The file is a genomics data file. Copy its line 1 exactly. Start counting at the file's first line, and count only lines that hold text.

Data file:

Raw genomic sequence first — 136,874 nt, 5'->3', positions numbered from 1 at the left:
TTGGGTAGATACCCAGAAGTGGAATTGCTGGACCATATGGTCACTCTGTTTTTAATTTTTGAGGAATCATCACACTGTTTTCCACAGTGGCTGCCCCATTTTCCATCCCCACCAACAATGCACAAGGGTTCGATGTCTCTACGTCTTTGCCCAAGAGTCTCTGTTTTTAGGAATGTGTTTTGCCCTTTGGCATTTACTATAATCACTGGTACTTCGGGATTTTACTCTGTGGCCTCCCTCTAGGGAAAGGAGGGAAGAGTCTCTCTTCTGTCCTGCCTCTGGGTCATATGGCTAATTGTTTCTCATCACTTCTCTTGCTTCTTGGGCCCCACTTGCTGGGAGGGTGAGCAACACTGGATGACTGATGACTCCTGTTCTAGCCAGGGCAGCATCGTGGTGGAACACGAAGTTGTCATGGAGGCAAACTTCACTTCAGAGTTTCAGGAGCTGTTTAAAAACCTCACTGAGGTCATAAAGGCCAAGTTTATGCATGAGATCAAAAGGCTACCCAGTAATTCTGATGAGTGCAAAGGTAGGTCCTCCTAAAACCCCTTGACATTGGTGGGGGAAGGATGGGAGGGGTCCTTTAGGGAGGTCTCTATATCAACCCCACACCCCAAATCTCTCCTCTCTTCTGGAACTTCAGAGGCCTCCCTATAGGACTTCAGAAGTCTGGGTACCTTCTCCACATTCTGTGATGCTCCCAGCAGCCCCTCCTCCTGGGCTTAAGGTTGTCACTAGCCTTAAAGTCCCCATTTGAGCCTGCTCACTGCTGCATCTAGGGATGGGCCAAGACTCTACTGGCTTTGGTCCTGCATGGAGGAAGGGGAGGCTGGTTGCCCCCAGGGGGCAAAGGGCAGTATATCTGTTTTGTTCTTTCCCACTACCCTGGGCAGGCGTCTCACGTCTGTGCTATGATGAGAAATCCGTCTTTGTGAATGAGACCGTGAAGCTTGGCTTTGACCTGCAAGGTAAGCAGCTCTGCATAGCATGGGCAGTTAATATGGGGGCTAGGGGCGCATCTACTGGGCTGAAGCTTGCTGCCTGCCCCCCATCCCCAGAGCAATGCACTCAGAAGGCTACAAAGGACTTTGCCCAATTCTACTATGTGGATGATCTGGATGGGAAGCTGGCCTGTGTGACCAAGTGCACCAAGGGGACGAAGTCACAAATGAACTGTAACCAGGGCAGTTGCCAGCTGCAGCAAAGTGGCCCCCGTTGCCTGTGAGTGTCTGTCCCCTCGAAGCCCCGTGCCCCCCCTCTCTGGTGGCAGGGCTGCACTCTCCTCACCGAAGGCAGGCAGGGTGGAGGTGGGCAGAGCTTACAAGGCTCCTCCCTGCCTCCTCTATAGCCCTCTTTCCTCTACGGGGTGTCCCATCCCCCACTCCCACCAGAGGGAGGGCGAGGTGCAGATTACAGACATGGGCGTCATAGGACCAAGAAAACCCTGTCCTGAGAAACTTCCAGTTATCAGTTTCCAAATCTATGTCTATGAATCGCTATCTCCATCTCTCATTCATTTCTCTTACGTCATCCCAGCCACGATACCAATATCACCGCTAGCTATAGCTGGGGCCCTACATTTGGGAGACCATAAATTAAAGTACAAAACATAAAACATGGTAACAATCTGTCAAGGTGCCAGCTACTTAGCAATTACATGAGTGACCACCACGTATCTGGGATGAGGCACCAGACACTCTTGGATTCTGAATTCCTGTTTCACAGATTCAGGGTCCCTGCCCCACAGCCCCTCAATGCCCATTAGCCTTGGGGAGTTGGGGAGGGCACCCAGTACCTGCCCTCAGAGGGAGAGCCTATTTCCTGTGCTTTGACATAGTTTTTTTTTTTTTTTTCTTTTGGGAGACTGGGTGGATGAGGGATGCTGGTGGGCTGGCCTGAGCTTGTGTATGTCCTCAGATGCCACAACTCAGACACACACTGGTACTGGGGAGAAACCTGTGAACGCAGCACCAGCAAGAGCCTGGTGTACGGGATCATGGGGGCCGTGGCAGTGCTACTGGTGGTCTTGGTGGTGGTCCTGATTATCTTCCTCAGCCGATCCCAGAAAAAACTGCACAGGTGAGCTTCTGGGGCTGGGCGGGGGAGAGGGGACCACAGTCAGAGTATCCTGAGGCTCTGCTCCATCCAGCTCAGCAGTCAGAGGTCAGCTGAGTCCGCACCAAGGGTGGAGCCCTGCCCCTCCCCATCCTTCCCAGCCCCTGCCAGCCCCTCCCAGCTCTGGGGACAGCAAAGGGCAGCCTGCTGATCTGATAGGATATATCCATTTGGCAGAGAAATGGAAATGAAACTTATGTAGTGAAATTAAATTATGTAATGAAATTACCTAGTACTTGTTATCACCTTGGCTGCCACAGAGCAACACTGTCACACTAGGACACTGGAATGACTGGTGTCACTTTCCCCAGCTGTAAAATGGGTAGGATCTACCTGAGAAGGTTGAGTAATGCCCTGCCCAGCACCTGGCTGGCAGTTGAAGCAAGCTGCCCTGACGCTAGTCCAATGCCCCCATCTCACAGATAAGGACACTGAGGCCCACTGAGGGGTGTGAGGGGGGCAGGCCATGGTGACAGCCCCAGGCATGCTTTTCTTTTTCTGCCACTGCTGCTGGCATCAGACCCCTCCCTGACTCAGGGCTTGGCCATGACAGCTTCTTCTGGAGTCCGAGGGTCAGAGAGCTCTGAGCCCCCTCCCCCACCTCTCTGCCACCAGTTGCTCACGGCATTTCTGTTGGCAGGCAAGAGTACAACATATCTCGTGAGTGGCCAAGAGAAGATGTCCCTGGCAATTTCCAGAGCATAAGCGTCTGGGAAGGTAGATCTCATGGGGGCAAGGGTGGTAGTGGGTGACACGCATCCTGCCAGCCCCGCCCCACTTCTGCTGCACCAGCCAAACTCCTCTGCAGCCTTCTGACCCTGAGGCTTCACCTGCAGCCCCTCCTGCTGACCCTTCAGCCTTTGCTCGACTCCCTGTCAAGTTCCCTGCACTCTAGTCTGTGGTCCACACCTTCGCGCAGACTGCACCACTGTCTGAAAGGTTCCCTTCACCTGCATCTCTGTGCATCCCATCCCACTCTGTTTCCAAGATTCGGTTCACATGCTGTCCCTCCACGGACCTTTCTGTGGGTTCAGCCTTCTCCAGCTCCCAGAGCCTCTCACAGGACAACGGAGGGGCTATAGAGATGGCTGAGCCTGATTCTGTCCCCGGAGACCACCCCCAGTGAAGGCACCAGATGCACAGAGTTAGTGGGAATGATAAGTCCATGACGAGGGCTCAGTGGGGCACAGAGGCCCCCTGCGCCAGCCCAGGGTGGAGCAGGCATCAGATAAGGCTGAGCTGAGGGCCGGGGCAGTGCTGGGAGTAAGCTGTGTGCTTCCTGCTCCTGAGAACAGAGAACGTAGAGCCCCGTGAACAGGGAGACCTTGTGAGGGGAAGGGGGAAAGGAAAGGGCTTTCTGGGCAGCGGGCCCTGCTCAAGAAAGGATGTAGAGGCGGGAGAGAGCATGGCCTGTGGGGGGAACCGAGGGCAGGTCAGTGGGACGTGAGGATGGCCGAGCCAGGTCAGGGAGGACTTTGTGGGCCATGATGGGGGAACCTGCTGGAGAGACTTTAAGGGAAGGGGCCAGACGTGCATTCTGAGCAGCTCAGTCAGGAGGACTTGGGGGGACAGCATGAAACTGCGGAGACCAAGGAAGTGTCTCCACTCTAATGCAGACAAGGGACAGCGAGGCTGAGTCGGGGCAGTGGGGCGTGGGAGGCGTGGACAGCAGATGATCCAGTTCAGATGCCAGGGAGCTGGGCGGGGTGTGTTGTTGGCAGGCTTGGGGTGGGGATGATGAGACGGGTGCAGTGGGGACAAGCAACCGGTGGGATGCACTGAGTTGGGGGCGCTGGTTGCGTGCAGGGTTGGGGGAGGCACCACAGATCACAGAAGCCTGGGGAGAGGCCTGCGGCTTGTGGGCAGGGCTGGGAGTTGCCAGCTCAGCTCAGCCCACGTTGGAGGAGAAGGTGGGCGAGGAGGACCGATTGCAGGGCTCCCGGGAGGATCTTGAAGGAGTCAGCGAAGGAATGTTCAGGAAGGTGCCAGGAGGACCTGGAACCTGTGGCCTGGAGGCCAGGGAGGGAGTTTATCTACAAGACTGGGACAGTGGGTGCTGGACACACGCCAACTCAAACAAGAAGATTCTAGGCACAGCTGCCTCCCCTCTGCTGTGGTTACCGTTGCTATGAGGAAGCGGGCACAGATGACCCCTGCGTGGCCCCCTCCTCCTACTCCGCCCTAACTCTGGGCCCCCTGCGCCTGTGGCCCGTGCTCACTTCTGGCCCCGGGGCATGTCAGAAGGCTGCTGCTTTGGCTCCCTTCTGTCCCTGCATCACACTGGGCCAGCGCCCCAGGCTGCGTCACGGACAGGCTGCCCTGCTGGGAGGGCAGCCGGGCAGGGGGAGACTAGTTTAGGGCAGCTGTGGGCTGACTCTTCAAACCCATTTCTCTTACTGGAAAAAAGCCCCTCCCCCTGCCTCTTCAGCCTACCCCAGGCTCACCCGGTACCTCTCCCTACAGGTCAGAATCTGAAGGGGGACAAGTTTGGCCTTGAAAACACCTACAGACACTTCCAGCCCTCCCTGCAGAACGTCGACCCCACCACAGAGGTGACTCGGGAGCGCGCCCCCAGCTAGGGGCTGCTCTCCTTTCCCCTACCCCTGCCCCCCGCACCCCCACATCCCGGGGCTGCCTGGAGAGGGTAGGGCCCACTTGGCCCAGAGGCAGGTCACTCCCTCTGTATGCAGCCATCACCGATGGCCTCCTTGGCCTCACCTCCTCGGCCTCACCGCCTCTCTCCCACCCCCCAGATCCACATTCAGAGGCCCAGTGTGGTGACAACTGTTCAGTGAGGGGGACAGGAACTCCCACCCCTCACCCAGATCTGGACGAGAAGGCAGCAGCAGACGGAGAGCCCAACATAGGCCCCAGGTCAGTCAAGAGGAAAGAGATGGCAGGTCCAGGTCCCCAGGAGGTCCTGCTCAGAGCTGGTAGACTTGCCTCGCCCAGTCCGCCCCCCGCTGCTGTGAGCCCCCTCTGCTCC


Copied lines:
Raw genomic sequence first — 136,874 nt, 5'->3', positions numbered from 1 at the left: